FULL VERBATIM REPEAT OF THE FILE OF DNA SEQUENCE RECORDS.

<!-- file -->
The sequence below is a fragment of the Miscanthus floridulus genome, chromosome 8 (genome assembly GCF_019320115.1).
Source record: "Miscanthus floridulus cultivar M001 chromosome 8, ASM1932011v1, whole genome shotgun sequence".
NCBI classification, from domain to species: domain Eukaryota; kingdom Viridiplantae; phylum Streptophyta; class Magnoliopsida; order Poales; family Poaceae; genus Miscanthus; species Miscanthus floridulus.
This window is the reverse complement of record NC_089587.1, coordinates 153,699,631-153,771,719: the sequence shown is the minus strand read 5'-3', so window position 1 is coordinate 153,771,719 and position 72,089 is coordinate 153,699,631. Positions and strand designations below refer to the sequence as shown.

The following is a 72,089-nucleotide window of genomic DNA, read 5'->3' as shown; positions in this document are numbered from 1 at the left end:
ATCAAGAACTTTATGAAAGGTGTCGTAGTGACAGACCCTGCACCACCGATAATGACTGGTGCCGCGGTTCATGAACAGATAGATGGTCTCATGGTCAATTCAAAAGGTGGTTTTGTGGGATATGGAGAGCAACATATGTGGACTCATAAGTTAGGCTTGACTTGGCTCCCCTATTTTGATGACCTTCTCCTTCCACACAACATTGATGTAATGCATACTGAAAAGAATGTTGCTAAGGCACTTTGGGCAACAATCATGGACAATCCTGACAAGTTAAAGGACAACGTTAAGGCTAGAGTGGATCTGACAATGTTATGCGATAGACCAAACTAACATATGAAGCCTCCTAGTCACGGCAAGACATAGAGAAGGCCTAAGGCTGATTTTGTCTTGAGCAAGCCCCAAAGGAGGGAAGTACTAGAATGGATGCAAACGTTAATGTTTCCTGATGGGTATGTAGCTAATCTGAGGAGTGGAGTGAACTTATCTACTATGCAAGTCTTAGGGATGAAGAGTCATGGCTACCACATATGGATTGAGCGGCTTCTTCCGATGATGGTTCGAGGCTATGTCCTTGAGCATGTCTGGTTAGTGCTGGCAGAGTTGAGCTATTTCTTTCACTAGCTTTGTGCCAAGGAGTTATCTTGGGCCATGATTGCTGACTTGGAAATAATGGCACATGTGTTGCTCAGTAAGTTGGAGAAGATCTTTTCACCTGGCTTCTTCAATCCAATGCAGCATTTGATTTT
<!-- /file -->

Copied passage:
The sequence below is a fragment of the Miscanthus floridulus genome, chromosome 8 (genome assembly GCF_019320115.1).
Source record: "Miscanthus floridulus cultivar M001 chromosome 8, ASM1932011v1, whole genome shotgun sequence".
NCBI classification, from domain to species: domain Eukaryota; kingdom Viridiplantae; phylum Streptophyta; class Magnoliopsida; order Poales; family Poaceae; genus Miscanthus; species Miscanthus floridulus.
This window is the reverse complement of record NC_089587.1, coordinates 153,699,631-153,771,719: the sequence shown is the minus strand read 5'-3', so window position 1 is coordinate 153,771,719 and position 72,089 is coordinate 153,699,631. Positions and strand designations below refer to the sequence as shown.

The following is a 72,089-nucleotide window of genomic DNA, read 5'->3' as shown; positions in this document are numbered from 1 at the left end:
ATCAAGAACTTTATGAAAGGTGTCGTAGTGACAGACCCTGCACCACCGATAATGACTGGTGCCGCGGTTCATGAACAGATAGATGGTCTCATGGTCAATTCAAAAGGTGGTTTTGTGGGATATGGAGAGCAACATATGTGGACTCATAAGTTAGGCTTGACTTGGCTCCCCTATTTTGATGACCTTCTCCTTCCACACAACATTGATGTAATGCATACTGAAAAGAATGTTGCTAAGGCACTTTGGGCAACAATCATGGACAATCCTGACAAGTTAAAGGACAACGTTAAGGCTAGAGTGGATCTGACAATGTTATGCGATAGACCAAACTAACATATGAAGCCTCCTAGTCACGGCAAGACATAGAGAAGGCCTAAGGCTGATTTTGTCTTGAGCAAGCCCCAAAGGAGGGAAGTACTAGAATGGATGCAAACGTTAATGTTTCCTGATGGGTATGTAGCTAATCTGAGGAGTGGAGTGAACTTATCTACTATGCAAGTCTTAGGGATGAAGAGTCATGGCTACCACATATGGATTGAGCGGCTTCTTCCGATGATGGTTCGAGGCTATGTCCTTGAGCATGTCTGGTTAGTGCTGGCAGAGTTGAGCTATTTCTTTCACTAGCTTTGTGCCAAGGAGTTATCTTGGGCCATGATTGCTGACTTGGAAATAATGGCACATGTGTTGCTCAGTAAGTTGGAGAAGATCTTTTCACCTGGCTTCTTCAATCCAATGCAGCATTTGATTTT